OK there was absolutely no way that I was only going to visit one highland games. Today was my second Highland Games in Crief.
It’s said the Highland Games originate from Ireland in 2000 BC and that they crossed the water to Scotland with the fourth and fifth century migrations of the Scotti into Dalriada (Argyll) and beyond. Here are some key pieces of trivia about the Highland games which are a highlight in the Scottish summer calendar and one of the country’s oldest and most treasured traditions.
Drummond Castle was built on a rocky outcrop by John, 1st Lord Drummond around 1490. The 2nd Earl, a Privy Councillor to James VI and Charles I, succeeded in 1612 and is credited with transforming both the gardens and the castle between 1630-1636.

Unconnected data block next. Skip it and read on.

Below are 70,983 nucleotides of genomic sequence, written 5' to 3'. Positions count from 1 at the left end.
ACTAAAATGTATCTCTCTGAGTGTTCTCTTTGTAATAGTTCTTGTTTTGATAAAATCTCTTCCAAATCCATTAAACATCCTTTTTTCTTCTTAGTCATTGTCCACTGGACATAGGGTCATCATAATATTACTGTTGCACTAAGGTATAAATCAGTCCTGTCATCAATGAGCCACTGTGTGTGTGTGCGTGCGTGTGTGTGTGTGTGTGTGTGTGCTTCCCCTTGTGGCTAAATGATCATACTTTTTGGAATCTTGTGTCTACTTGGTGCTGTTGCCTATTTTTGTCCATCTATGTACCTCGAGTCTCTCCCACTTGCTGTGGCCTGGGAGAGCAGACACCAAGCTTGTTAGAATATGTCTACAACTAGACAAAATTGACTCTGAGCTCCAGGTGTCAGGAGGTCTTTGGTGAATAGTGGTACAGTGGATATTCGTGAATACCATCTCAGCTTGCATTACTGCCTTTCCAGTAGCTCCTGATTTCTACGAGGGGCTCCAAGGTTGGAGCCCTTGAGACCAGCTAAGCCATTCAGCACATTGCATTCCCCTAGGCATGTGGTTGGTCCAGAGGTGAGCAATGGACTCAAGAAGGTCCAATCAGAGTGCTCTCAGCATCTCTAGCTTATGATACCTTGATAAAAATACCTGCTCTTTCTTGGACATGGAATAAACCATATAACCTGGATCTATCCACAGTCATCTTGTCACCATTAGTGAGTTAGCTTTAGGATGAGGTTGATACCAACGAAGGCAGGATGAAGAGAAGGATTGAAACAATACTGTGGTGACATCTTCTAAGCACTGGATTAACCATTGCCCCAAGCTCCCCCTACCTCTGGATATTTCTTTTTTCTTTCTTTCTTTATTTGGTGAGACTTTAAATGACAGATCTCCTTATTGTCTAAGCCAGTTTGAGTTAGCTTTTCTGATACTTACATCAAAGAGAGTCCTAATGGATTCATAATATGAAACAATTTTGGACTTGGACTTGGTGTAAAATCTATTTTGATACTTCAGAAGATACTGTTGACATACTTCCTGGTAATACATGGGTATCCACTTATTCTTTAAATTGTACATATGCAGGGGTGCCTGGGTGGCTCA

The keep still stands but the rest of the castle was restored and largely remodelled by the 1st Earl of Ancaster in 1890.
Early records mention Lord Drummond sending cherries to James IV in 1508, when the monarch was hunting in nearby Glen Artney Forest.
The 2nd Earl must have owned a significant garden and the presence of the sundial (installed in 1630) goes some way to confirmong this.
Towards the end of the 17th century the 4th Earl was credited with planning and beginning an avenue of four rows of trees from the castle to Perth, some 20 miles away!
One of the gardeners employed at the time was John Reid, who later wrote The Scots Gard’ner, the first Scottish gardening book published in 1683.
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